In a night announced as a dress rehearsal for the women’s 100-meter Olympic final in Tokyo, Britain’s Dina Asher-Smith turned out to be the protagonist. In brutal and biting conditions more like winter than Pentecost, Asher-Smith returned home to leave a string of top-quality sprinters in his wake.
To the casual observer, his time of 11.35 seconds might not have seemed anything special. But it was an impressive race, given that it was raining heavily and a headwind of -3.1 m / s. Most notably, she set a significant score against young American sensation Sha’Carri Richardson, who was second in 11.44 seconds, and 100-meter world champion Shelly-Ann Fraser-Pryce, who was fourth in 11.51.
“I was really happy to start my 100-meter season with a win,” said Asher-Smith. “It was far from ideal conditions. When you go to a Diamond League event, the most important thing is to have a good career plan, keep your head well. I’m in good shape “.
Richardson’s scalp was particularly significant. The American has been burning tracks all spring, including an impressive 10.72 seconds over 100 meters in Florida. But Asher-Smith and the Gateshead climate proved to be his toughest opponent in years.
However, Richardson refused to blame the weather for his defeat, saying: “I know where my faults are. He knew how the weather was in all eight lanes. They all had exactly the same.
I want to show you that even though this is my first year doing this, I don’t just want to exist, ”he added. “I am a competitor.”
There is something else worth remembering here. American Florence Griffith Joyner also raced at Gateshead before winning gold at the 1988 Olympics, with a modest run of 11.54 seconds in a -2.0 m / s wind. Richardson and Asher-Smith headed faster into a much stronger wind. The rematch in Tokyo will be riveting and, as you imagine, it will be in 40F warmer conditions.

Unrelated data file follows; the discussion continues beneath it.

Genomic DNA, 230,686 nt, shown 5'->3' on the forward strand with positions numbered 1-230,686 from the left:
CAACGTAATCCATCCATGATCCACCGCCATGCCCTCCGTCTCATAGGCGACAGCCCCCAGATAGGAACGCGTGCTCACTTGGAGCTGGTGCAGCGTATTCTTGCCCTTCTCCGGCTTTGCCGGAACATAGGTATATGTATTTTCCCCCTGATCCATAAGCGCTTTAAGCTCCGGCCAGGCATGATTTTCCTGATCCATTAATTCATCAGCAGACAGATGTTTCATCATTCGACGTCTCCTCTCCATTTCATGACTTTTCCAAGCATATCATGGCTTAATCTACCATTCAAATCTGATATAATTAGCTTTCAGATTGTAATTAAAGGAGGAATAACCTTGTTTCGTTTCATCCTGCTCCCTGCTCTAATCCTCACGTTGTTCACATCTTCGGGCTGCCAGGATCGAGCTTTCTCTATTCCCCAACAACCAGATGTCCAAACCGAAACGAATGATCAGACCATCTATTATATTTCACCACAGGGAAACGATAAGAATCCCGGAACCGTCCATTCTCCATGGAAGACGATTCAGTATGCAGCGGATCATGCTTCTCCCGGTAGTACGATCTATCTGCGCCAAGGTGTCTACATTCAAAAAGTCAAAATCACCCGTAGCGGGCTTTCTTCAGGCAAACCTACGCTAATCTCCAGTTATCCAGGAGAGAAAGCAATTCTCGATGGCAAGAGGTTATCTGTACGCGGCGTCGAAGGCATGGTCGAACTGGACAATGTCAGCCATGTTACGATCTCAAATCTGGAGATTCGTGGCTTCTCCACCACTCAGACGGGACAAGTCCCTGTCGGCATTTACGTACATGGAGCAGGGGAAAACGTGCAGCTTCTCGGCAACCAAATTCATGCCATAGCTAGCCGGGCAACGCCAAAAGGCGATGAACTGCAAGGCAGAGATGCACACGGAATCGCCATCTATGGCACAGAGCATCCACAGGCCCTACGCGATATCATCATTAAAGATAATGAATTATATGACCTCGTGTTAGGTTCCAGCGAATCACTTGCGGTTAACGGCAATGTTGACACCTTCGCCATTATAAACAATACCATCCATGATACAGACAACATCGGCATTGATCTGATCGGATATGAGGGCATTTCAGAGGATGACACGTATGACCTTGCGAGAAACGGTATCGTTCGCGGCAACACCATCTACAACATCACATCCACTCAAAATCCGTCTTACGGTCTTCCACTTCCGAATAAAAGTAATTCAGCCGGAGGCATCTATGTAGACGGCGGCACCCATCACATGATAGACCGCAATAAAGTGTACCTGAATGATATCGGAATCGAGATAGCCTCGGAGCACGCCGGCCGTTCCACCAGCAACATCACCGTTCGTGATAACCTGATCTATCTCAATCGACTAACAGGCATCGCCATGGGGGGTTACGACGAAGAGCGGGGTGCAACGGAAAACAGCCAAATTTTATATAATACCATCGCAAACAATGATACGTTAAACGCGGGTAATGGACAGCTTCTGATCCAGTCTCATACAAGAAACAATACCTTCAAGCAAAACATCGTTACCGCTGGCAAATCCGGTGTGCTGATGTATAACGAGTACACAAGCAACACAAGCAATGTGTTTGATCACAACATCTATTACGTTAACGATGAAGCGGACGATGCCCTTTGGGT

There was a second British victory of the night when Laura Muir lunged down the back straight to win the women’s 1,500 meters over 50 meters in a time of 4:03:73, exactly four seconds off the field.
Elsewhere, the first Diamond League game of the 2021 season proved not to be a night for fast times. For most athletes, going out without a problem counts as a good result, especially with the Olympics only two months away.
As Jamaican Stephenie Ann McPherson said after finishing second behind Ellis Kendall in the women’s 400m: “It wasn’t good running conditions, I’m grateful to come here and finish injury free.”
Everywhere, the weather turned superheroes into mere mortals. Mondo Duplantis, the world pole vault record holder, has exceeded 6.18 m during his career. Here he could only handle 5.55 m.
But to his great credit, instead of heading inside, he wrapped himself up and grabbed an umbrella for rival Sam Kendricks as he prepared to take his turn. “I’m fine, I’m healthy, that’s the main thing,” Duplantis later admitted.
It was so cold that Mariya Lasitskene, the Russian high jump world champion, started her competition wearing a hat, gloves and long tights. It usually floats calmly more than two meters. Here he retired in fourth place after missing three times at 1.91m. Ahead of her was Britain’s Emily Borthwick, who cleared a 1.91m PB, to finish second behind Kamila Licwinko of Poland.
The final British victory came in the women’s 100m hurdles when Cindy Sember was victorious in 13.28 seconds. “I’m very happy with that,” she said. “I don’t think I’ve ever raced in such a wind. It really could have been a lot worse. “
Sember, who finished fourth at the Rio Olympics before sustaining an Achilles tendon injury, added: “I’m very excited to see what else I have in store. We’ve been training hard and my legs aren’t very sharp yet so I’m excited to see once we start preparing for the champions and everything. “
There were encouraging signs when he insisted that he had overcome his injuries. “It has been a lot of mental toughness,” he said. “I think I got over the specific injuries that I had. It’s still a daily battle with my state of mind, I’m still working on it. I am very grateful to be back. “
Norwegian Jakob Ingebrigtsen coped better than most in inclement weather, winning the men’s 1,500 meters in the best 3:36:27 of a season, but even he admitted it had been a struggle. “This is normal weather on the west coast of Norway,” he said. “But it’s really hard to run fast in these conditions because all of a sudden if you have a sudden gust of wind, everything is ruined.”
George is Digismak’s reported cum editor with 13 years of experience in Journalism